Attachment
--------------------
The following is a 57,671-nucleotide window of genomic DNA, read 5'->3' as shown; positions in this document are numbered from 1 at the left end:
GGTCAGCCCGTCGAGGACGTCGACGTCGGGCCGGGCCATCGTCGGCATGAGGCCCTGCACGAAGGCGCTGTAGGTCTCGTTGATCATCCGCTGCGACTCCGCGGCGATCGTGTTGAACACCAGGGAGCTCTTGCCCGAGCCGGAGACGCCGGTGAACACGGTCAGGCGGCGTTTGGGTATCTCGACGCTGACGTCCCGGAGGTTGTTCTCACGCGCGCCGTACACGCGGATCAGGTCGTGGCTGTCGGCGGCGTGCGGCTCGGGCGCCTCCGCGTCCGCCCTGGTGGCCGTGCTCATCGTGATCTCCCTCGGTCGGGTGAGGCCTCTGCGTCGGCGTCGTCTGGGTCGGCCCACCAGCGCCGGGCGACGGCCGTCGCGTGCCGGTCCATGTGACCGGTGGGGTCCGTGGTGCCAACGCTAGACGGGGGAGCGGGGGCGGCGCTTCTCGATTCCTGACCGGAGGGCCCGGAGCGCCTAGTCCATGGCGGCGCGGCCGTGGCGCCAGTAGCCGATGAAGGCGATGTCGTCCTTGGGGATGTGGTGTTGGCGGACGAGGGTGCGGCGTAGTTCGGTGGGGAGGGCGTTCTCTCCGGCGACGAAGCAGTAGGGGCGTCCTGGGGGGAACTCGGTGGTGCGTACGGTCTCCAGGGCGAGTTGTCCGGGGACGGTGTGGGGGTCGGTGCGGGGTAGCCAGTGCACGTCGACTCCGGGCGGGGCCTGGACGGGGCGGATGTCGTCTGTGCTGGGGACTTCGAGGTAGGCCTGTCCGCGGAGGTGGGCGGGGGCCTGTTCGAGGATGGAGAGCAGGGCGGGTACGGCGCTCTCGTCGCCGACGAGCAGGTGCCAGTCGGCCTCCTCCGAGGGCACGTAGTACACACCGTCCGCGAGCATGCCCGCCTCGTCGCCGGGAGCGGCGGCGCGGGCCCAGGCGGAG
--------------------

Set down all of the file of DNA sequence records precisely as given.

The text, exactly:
The following is a 57,671-nucleotide window of genomic DNA, read 5'->3' as shown; positions in this document are numbered from 1 at the left end:
GGTCAGCCCGTCGAGGACGTCGACGTCGGGCCGGGCCATCGTCGGCATGAGGCCCTGCACGAAGGCGCTGTAGGTCTCGTTGATCATCCGCTGCGACTCCGCGGCGATCGTGTTGAACACCAGGGAGCTCTTGCCCGAGCCGGAGACGCCGGTGAACACGGTCAGGCGGCGTTTGGGTATCTCGACGCTGACGTCCCGGAGGTTGTTCTCACGCGCGCCGTACACGCGGATCAGGTCGTGGCTGTCGGCGGCGTGCGGCTCGGGCGCCTCCGCGTCCGCCCTGGTGGCCGTGCTCATCGTGATCTCCCTCGGTCGGGTGAGGCCTCTGCGTCGGCGTCGTCTGGGTCGGCCCACCAGCGCCGGGCGACGGCCGTCGCGTGCCGGTCCATGTGACCGGTGGGGTCCGTGGTGCCAACGCTAGACGGGGGAGCGGGGGCGGCGCTTCTCGATTCCTGACCGGAGGGCCCGGAGCGCCTAGTCCATGGCGGCGCGGCCGTGGCGCCAGTAGCCGATGAAGGCGATGTCGTCCTTGGGGATGTGGTGTTGGCGGACGAGGGTGCGGCGTAGTTCGGTGGGGAGGGCGTTCTCTCCGGCGACGAAGCAGTAGGGGCGTCCTGGGGGGAACTCGGTGGTGCGTACGGTCTCCAGGGCGAGTTGTCCGGGGACGGTGTGGGGGTCGGTGCGGGGTAGCCAGTGCACGTCGACTCCGGGCGGGGCCTGGACGGGGCGGATGTCGTCTGTGCTGGGGACTTCGAGGTAGGCCTGTCCGCGGAGGTGGGCGGGGGCCTGTTCGAGGATGGAGAGCAGGGCGGGTACGGCGCTCTCGTCGCCGACGAGCAGGTGCCAGTCGGCCTCCTCCGAGGGCACGTAGTACACACCGTCCGCGAGCATGCCCGCCTCGTCGCCGGGAGCGGCGGCGCGGGCCCAGGCGGAG